Part of a cuneiform tablet showing diplomatic correspondence between Egypt and the Hittites has been unearthed near the Delta village of Al-Qantir, reports Nevine El-Aref
On the morning of 1 September, when the German archaeological mission of Hildesheim was clearing a dump next to a kiln used to produce glass near the ancient capital of Per-Ramses in the reign of Ramses II, a 5x5cm fragment of diplomatic correspondence came to light.
"This is an important discovery because it adds to the corpus of diplomatic correspondence between Egypt and the Hittite court after the signing of the famous Peace Treaty in the Year 21 of Ramses II's reign," Culture Minister Farouk Hosni said. The tablet was found unexpectedly beside a 2m wide kiln dating to the Late Period. "Possibly it was thrown up from an earlier level," Hosni commented.
One of the faces of the tablet, which is burnt to dark red at its surface and has a red-orange inner core, is almost completely eroded, with only two or three signs preserved. The other shows the ends of 11 lines, eight of which are very well conserved.
Early studies of the wedge-shaped lines that make up the pictographic characters used in the writing, which developed in Mesopotamia during the fourth millennium, revealed that the text was written in Sumerian, most likely with the Hittite style of signs. "This means that the tablet was probably sent from the Hittite King Hattusili II to the Egyptian king Ramses II in Per-Ramses (1290-1224 BC)," said Zahi Hawass, secretary-general of the Supreme Council of Antiquities (SCA).
Initial reading of the signs has led to several suggestions for the possible contents of the letter. Edgar Pusch, field director of the mission, said that the title "Lord of the Lands" was legible but the word "land" was repeated, while the plural of the sign MES (denoting Pharaoh) was also shown, which means that the title could be "the Lord of the Two Lands". A part of Ramses II's name is also written on the tablet while, from lines two to seven, phrases from the Hittite-Egyptian peace treaty appear.
"Therefore, the letter probably relates to that famous treaty," Pusch suggested. He said that to have more details on this tablet it must be compared with three others. First with the Amarna Tablets, which comprise the diplomatic correspondence of the Amenhotep III, IV and Tutankhamun with contemporary rulers north of Egypt. Second with the correspondence of the Royal Court of Ramses II with the Hittite Court of Hattusili III found at Hattusas- Boghaskoy in Turkey -- and which, Pusch explained, were written in Babylonian and concerned diplomatic marriages, matters of trade and general diplomatic affairs between both countries. "The Hittite correspondence from Boghaskoy is of a special interest because it comprises originals sent from Egypt as well as copies of letters sent to Egypt," he said.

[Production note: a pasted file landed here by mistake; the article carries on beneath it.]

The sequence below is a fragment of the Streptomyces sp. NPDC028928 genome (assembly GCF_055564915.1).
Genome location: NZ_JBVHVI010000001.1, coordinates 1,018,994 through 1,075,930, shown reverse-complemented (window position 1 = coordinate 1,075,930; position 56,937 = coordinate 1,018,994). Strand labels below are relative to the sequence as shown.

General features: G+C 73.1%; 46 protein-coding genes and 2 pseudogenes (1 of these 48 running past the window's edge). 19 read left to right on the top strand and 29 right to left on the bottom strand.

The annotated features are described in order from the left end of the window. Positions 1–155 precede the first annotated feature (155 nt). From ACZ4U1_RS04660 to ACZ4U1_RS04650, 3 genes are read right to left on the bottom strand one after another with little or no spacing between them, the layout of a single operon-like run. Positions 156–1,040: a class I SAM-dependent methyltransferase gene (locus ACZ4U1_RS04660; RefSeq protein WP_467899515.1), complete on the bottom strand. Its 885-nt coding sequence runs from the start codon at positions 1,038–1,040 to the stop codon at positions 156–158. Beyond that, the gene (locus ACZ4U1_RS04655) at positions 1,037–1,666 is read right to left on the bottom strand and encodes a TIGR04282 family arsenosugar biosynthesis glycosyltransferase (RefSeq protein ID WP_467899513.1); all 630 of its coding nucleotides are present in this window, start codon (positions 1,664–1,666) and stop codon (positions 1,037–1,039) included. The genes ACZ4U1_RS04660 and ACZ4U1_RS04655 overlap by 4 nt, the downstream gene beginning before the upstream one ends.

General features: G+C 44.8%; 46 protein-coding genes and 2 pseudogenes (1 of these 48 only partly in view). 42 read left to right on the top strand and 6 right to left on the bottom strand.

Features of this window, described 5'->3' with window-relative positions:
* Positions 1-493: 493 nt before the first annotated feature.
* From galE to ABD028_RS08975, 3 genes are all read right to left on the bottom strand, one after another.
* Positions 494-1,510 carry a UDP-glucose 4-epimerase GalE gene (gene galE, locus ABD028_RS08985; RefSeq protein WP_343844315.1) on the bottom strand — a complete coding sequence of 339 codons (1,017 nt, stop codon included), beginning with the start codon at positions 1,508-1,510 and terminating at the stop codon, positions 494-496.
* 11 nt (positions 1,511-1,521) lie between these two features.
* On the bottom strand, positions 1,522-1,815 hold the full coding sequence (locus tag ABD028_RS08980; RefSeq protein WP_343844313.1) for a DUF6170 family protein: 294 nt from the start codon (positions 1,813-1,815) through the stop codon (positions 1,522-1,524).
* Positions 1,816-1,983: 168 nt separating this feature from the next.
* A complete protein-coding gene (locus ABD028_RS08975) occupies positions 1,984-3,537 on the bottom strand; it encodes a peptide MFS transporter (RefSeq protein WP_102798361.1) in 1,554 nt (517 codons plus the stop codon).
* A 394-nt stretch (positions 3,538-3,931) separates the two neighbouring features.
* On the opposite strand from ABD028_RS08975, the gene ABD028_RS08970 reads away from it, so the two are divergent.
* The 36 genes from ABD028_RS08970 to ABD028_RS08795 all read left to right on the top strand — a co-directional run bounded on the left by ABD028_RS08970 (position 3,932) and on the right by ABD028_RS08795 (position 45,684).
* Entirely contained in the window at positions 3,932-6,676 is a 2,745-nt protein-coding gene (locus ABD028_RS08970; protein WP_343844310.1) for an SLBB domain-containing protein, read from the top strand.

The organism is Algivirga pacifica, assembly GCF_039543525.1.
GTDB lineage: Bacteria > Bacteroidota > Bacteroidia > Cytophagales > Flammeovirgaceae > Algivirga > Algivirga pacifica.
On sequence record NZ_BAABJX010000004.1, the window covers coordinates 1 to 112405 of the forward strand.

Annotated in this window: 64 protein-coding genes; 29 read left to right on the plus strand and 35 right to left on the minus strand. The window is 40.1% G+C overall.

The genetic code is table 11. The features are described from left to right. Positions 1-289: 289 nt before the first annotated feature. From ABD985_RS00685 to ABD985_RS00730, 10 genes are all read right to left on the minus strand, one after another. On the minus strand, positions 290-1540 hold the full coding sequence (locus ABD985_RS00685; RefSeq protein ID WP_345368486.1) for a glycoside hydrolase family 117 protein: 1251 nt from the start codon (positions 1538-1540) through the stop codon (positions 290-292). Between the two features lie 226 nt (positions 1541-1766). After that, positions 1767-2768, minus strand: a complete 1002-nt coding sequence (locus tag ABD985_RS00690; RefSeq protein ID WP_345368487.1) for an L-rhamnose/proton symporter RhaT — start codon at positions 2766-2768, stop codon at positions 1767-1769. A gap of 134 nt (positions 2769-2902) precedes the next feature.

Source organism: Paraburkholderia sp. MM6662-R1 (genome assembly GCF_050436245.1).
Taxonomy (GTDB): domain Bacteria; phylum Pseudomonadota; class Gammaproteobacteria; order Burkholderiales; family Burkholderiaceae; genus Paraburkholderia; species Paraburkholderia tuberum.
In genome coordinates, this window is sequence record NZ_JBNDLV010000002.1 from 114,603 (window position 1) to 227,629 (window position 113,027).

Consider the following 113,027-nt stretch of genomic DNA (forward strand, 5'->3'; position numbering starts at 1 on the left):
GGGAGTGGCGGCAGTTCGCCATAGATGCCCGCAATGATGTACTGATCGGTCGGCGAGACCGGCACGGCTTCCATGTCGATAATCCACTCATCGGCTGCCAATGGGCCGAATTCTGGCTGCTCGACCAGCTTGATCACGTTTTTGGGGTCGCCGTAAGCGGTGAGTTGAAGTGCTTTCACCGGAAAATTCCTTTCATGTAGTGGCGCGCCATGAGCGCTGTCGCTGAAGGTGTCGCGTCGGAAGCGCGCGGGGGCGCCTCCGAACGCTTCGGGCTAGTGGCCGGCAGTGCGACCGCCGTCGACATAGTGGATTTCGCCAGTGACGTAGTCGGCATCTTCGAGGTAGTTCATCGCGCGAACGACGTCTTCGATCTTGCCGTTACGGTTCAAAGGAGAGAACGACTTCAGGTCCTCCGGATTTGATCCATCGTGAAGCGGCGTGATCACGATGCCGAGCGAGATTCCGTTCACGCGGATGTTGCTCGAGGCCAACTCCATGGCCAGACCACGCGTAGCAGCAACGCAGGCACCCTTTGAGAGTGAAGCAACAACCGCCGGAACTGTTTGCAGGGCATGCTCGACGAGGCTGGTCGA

The third source for comparison is the Peace Treaty between Egypt and Hattie, its Babylonian version again coming from Hattusas. There is a hieroglyphic version of this in the temple of Karnak.
The Hildesheim mission has been working in the area since 1980 in a partnership with the Austrian Archaeological Institute in Cairo. Their work has proved extremely rewarding. They have discovered a vast industrial area for bronze production, workshops for the production and reparation of chariots and their outfits, and a royal horse stud farm with stabling for more than 480 horses of Ramses II and III.
Pusch explained that, beginning in 1996, magnetic surveys have been carried out in the region in cooperation with the Archaeological Department of Bavaria, Munich. These cover an area of more than 1.5 sq kms and have revealed, besides living quarters and palaces, an extensive area of buildings featuring architecture so far unknown in Egypt. Preliminary evaluation gave hope that one of these building might be a Hittite temple.
The last archaeological season revealed parts of an extensive structure measuring about 40m x25m on an elevated platform. The face of the building suggests it was lined with limestone slabs decorated in fine relief by Ramses II. Restoration and reconstruction of the fragments are currently being undertaken.
The stratigraphy of the site is under consideration and studies so far suggest that the building was in use for at least two periods: the time of Ramses II and his successors Ramses III.